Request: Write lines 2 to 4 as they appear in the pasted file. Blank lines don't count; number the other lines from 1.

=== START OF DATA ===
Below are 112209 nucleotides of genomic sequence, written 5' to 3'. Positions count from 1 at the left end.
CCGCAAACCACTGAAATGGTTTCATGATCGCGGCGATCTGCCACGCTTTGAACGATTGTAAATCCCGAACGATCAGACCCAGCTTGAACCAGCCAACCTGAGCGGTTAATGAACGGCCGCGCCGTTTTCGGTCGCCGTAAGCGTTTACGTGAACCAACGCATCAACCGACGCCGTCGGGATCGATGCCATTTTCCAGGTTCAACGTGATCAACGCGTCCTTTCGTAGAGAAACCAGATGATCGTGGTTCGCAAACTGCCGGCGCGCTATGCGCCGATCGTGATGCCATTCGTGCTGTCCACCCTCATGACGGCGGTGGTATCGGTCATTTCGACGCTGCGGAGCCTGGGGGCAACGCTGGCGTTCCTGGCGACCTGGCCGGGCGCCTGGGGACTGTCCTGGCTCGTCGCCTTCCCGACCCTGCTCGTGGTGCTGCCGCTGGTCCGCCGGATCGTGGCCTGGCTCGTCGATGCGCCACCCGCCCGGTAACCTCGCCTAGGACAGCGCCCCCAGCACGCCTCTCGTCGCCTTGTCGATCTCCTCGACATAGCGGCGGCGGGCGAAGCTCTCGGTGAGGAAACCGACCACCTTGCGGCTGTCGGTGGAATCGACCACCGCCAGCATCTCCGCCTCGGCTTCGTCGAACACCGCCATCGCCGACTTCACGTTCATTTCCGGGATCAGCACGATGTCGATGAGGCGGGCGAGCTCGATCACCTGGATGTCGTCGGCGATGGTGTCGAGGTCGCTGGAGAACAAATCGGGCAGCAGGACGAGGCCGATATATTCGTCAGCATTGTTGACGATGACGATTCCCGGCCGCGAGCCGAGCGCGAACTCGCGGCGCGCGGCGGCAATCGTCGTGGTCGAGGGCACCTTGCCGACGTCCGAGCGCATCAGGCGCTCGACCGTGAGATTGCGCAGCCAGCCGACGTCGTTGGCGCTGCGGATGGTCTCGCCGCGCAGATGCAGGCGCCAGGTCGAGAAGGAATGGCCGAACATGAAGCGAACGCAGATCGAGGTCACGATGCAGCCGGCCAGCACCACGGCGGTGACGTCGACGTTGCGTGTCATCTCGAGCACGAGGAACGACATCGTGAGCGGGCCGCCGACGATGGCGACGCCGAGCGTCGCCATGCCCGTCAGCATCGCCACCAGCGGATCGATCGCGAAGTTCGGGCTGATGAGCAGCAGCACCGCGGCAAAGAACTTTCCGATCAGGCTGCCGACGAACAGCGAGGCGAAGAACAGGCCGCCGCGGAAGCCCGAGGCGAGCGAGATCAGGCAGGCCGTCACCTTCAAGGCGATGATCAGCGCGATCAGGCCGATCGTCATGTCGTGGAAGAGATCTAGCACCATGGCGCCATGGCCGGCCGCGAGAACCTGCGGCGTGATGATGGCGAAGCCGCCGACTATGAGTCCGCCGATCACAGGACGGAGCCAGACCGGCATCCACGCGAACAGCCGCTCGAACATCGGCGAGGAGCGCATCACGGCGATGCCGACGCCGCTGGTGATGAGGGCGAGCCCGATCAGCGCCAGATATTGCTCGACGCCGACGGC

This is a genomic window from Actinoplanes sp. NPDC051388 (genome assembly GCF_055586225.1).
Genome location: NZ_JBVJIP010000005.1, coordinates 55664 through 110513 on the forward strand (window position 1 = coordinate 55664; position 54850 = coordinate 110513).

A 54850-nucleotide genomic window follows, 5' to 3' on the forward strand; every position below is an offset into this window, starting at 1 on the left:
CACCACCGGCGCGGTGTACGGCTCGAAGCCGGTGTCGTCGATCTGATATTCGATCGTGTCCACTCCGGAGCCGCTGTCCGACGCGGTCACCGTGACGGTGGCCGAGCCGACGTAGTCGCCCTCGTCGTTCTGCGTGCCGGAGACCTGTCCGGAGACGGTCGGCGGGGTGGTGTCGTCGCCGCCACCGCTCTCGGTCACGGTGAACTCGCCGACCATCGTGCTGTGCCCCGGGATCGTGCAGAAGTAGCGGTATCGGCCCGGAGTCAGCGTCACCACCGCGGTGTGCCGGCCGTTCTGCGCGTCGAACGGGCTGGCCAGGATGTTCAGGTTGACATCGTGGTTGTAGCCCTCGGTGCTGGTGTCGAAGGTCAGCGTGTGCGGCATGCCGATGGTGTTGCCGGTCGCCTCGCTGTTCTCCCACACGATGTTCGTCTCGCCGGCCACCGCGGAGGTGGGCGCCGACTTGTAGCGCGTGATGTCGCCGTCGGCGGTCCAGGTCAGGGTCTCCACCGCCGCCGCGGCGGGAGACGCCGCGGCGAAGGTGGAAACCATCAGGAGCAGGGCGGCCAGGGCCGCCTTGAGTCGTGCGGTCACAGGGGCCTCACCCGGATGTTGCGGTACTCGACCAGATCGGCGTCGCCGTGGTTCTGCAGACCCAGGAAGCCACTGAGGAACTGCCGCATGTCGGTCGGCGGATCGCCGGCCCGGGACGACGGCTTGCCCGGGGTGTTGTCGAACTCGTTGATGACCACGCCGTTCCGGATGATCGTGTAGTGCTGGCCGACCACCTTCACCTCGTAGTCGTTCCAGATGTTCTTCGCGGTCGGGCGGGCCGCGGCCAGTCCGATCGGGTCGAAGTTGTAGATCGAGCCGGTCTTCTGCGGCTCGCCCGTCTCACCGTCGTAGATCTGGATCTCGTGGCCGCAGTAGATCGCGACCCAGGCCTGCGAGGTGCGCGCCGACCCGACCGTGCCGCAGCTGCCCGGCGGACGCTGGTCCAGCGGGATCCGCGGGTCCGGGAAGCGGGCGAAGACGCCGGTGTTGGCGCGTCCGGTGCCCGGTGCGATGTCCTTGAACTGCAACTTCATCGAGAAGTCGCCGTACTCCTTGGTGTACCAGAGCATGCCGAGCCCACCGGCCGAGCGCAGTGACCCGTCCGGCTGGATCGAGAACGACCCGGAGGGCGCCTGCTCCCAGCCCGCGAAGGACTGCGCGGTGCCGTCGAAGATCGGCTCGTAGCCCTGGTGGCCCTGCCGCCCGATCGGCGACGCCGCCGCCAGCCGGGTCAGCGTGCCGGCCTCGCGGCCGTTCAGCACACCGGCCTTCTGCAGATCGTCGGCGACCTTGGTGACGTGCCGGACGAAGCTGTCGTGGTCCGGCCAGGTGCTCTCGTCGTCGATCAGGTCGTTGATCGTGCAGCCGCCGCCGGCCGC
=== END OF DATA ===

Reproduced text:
CCGCAAACCACTGAAATGGTTTCATGATCGCGGCGATCTGCCACGCTTTGAACGATTGTAAATCCCGAACGATCAGACCCAGCTTGAACCAGCCAACCTGAGCGGTTAATGAACGGCCGCGCCGTTTTCGGTCGCCGTAAGCGTTTACGTGAACCAACGCATCAACCGACGCCGTCGGGATCGATGCCATTTTCCAGGTTCAACGTGATCAACGCGTCCTTTCGTAGAGAAACCAGATGATCGTGGTTCGCAAACTGCCGGCGCGCTATGCGCCGATCGTGATGCCATTCGTGCTGTCCACCCTCATGACGGCGGTGGTATCGGTCATTTCGACGCTGCGGAGCCTGGGGGCAACGCTGGCGTTCCTGGCGACCTGGCCGGGCGCCTGGGGACTGTCCTGGCTCGTCGCCTTCCCGACCCTGCTCGTGGTGCTGCCGCTGGTCCGCCGGATCGTGGCCTGGCTCGTCGATGCGCCACCCGCCCGGTAACCTCGCCTAGGACAGCGCCCCCAGCACGCCTCTCGTCGCCTTGTCGATCTCCTCGACATAGCGGCGGCGGGCGAAGCTCTCGGTGAGGAAACCGACCACCTTGCGGCTGTCGGTGGAATCGACCACCGCCAGCATCTCCGCCTCGGCTTCGTCGAACACCGCCATCGCCGACTTCACGTTCATTTCCGGGATCAGCACGATGTCGATGAGGCGGGCGAGCTCGATCACCTGGATGTCGTCGGCGATGGTGTCGAGGTCGCTGGAGAACAAATCGGGCAGCAGGACGAGGCCGATATATTCGTCAGCATTGTTGACGATGACGATTCCCGGCCGCGAGCCGAGCGCGAACTCGCGGCGCGCGGCGGCAATCGTCGTGGTCGAGGGCACCTTGCCGACGTCCGAGCGCATCAGGCGCTCGACCGTGAGATTGCGCAGCCAGCCGACGTCGTTGGCGCTGCGGATGGTCTCGCCGCGCAGATGCAGGCGCCAGGTCGAGAAGGAATGGCCGAACATGAAGCGAACGCAGATCGAGGTCACGATGCAGCCGGCCAGCACCACGGCGGTGACGTCGACGTTGCGTGTCATCTCGAGCACGAGGAACGACATCGTGAGCGGGCCGCCGACGATGGCGACGCCGAGCGTCGCCATGCCCGTCAGCATCGCCACCAGCGGATCGATCGCGAAGTTCGGGCTGATGAGCAGCAGCACCGCGGCAAAGAACTTTCCGATCAGGCTGCCGACGAACAGCGAGGCGAAGAACAGGCCGCCGCGGAAGCCCGAGGCGAGCGAGATCAGGCAGGCCGTCACCTTCAAGGCGATGATCAGCGCGATCAGGCCGATCGTCATGTCGTGGAAGAGATCTAGCACCATGGCGCCATGGCCGGCCGCGAGAACCTGCGGCGTGATGATGGCGAAGCCGCCGACTATGAGTCCGCCGATCACAGGACGGAGCCAGACCGGCATCCACGCGAACAGCCGCTCGAACATCGGCGAGGAGCGCATCACGGCGATGCCGACGCCGCTGGTGATGAGGGCGAGCCCGATCAGCGCCAGATATTGCTCGACGCCGACGGC

This is a genomic window from Actinoplanes sp. NPDC051388 (genome assembly GCF_055586225.1).
Genome location: NZ_JBVJIP010000005.1, coordinates 55664 through 110513 on the forward strand (window position 1 = coordinate 55664; position 54850 = coordinate 110513).